| Antonio Moscheni|| November 15, 1905, Kochi|
Antonio Moscheni Wikipedia
Antonio Moscheni (16 January 1854 – 15 November 1905) was a Jesuit brother and painter, known best for his elaborate fresco decoration of the church of the St. Aloysius College, Mangalore, India.
Moscheni was born in Stezzano, Province of Bergamo, Italy. His artistic talent was discovered early, and he was sent to study painting at the Accademia Carrara in Bergamo. He then went to Rome to study the masterpieces of the Vatican. Fresco painting now became his passion and several of his works can be found in churches of the Bergamo area. In 1889, at the age of 35, Moscheni renounced the prospect of a worldy career, and joined the Society of Jesus. After the usual two years of novitiate, his superiors noted his talent, and he was sent to decorate churches in Croatia, Albania as well as in his native country. In 1898, Moscheni was assigned to India,and sent to Mangalore with the specific mission of painting the Chapel of St. Aloysius College, recently founded by the Italian Jesuits.
In an excessive style recalling the baroque, Moscheni covered walls, ceilings, and pillars with framed vivid tableaux on the life of St Aloysius Gonzaga (the patron saint of the college), other Jesuit missionaries, saints and martyrs, the mysteries of the Christian faith (the Trinity, Christ and his Mother), glories of other religious orders, etc. It took him a little over two years to complete the work.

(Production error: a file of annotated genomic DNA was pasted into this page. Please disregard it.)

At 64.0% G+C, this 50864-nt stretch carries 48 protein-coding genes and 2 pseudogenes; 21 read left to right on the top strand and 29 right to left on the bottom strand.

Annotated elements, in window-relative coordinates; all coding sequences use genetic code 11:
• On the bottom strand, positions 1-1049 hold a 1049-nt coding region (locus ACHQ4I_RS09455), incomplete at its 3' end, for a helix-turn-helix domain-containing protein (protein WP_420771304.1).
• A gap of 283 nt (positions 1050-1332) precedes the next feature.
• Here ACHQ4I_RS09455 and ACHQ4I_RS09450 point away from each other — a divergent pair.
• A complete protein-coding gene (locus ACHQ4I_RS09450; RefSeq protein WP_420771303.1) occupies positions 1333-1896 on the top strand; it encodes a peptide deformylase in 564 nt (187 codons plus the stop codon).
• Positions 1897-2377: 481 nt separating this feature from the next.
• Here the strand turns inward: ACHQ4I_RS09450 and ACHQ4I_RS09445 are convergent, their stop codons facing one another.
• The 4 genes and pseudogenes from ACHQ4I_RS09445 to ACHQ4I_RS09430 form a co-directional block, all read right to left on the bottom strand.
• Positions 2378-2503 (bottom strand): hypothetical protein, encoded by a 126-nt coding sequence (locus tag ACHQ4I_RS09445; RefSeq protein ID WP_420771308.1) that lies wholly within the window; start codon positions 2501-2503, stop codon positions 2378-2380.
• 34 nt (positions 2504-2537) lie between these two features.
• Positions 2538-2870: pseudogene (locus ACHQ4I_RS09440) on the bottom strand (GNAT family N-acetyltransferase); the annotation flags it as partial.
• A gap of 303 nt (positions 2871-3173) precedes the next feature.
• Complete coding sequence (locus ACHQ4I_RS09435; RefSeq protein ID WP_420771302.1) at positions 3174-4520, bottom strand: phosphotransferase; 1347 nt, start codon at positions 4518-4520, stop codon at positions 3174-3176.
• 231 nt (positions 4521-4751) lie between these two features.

Besides the chapel he painted also frescoes in the Jesuit refectory: scenes evocative of Ignatius of Loyola's early years and the foundation of the Society of Jesus. Less known but strikingly unusual, he depicted the Hindu goddess of Knowledge, Saraswati, on the college stage fittings. The coat of arms, painted above the stage, is embellished with Sanskrit phrase: Satyam eva Jayate.
The original intention of his religious superiors was to call Moscheni back to Europe after completing the St Aloysius College work, but his fame had spread in India and requests came that could not be ignored. The chapel of the Kankanady hospital, the Church of Most Holy Saviour, Agrar near Bantwal (25 km from Mangalore), the Mangalore seminary, the Holy Name cathedral of Bombay were next to benefit from his talent, but nowhere is the experience as total and wholesome as it is in St Aloysius chapel of Mangalore. The bishop of Cochin called him in 1905. Moscheni had hardly completed the work in the sanctuary of the Cochin cathedral when he fell sick: a case of acute dysentery that ultimately proved fatal. He died on 15 November 1905 in Cochin, Kerala, and was buried in the Jesuit cemetery there.
The Saint Aloysius Chapel remains a unique case of Italian art in India. It attracts thousands of visitors every year. Quite naturally the Indian postal department chose to depict one of the chapel’s painting of Antonio Moscheni when, in 2001, it decided to commemorate the 120th anniversary of the College’s foundation.